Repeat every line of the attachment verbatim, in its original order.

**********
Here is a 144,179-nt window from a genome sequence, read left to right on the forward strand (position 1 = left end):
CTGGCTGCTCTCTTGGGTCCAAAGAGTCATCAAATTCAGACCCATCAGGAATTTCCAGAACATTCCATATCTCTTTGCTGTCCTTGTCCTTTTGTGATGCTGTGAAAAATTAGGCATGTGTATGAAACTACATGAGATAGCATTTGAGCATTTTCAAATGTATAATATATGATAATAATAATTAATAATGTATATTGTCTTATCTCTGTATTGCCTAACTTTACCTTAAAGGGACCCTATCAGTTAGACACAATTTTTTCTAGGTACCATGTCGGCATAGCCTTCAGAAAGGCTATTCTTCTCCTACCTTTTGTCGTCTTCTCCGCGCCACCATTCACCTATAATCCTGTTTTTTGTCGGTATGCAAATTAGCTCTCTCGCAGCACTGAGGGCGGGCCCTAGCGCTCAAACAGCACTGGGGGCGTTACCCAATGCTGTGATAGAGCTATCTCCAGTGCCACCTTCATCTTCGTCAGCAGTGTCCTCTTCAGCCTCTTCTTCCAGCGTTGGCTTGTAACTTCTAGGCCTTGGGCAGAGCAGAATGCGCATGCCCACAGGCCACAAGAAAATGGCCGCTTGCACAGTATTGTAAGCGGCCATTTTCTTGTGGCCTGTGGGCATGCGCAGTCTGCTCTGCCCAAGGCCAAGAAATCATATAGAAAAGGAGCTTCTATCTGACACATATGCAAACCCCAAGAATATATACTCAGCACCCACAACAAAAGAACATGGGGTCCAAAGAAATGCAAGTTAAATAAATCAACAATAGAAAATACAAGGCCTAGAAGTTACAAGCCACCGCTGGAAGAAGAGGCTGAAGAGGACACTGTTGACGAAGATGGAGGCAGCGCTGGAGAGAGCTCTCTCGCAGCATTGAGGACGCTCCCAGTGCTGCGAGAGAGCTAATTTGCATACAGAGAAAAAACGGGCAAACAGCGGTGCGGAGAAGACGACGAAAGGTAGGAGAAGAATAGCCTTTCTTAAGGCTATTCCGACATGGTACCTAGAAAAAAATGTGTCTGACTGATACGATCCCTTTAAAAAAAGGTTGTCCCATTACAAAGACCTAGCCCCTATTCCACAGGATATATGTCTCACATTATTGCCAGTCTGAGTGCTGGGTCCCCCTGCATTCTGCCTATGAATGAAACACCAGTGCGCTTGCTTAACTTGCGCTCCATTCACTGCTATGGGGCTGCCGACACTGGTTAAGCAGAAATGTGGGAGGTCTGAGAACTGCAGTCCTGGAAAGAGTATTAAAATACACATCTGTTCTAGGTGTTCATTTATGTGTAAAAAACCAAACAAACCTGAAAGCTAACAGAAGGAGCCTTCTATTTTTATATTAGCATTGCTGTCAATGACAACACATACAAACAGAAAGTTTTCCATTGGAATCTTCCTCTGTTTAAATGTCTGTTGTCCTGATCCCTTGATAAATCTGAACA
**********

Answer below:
Here is a 144,179-nt window from a genome sequence, read left to right on the forward strand (position 1 = left end):
CTGGCTGCTCTCTTGGGTCCAAAGAGTCATCAAATTCAGACCCATCAGGAATTTCCAGAACATTCCATATCTCTTTGCTGTCCTTGTCCTTTTGTGATGCTGTGAAAAATTAGGCATGTGTATGAAACTACATGAGATAGCATTTGAGCATTTTCAAATGTATAATATATGATAATAATAATTAATAATGTATATTGTCTTATCTCTGTATTGCCTAACTTTACCTTAAAGGGACCCTATCAGTTAGACACAATTTTTTCTAGGTACCATGTCGGCATAGCCTTCAGAAAGGCTATTCTTCTCCTACCTTTTGTCGTCTTCTCCGCGCCACCATTCACCTATAATCCTGTTTTTTGTCGGTATGCAAATTAGCTCTCTCGCAGCACTGAGGGCGGGCCCTAGCGCTCAAACAGCACTGGGGGCGTTACCCAATGCTGTGATAGAGCTATCTCCAGTGCCACCTTCATCTTCGTCAGCAGTGTCCTCTTCAGCCTCTTCTTCCAGCGTTGGCTTGTAACTTCTAGGCCTTGGGCAGAGCAGAATGCGCATGCCCACAGGCCACAAGAAAATGGCCGCTTGCACAGTATTGTAAGCGGCCATTTTCTTGTGGCCTGTGGGCATGCGCAGTCTGCTCTGCCCAAGGCCAAGAAATCATATAGAAAAGGAGCTTCTATCTGACACATATGCAAACCCCAAGAATATATACTCAGCACCCACAACAAAAGAACATGGGGTCCAAAGAAATGCAAGTTAAATAAATCAACAATAGAAAATACAAGGCCTAGAAGTTACAAGCCACCGCTGGAAGAAGAGGCTGAAGAGGACACTGTTGACGAAGATGGAGGCAGCGCTGGAGAGAGCTCTCTCGCAGCATTGAGGACGCTCCCAGTGCTGCGAGAGAGCTAATTTGCATACAGAGAAAAAACGGGCAAACAGCGGTGCGGAGAAGACGACGAAAGGTAGGAGAAGAATAGCCTTTCTTAAGGCTATTCCGACATGGTACCTAGAAAAAAATGTGTCTGACTGATACGATCCCTTTAAAAAAAGGTTGTCCCATTACAAAGACCTAGCCCCTATTCCACAGGATATATGTCTCACATTATTGCCAGTCTGAGTGCTGGGTCCCCCTGCATTCTGCCTATGAATGAAACACCAGTGCGCTTGCTTAACTTGCGCTCCATTCACTGCTATGGGGCTGCCGACACTGGTTAAGCAGAAATGTGGGAGGTCTGAGAACTGCAGTCCTGGAAAGAGTATTAAAATACACATCTGTTCTAGGTGTTCATTTATGTGTAAAAAACCAAACAAACCTGAAAGCTAACAGAAGGAGCCTTCTATTTTTATATTAGCATTGCTGTCAATGACAACACATACAAACAGAAAGTTTTCCATTGGAATCTTCCTCTGTTTAAATGTCTGTTGTCCTGATCCCTTGATAAATCTGAACA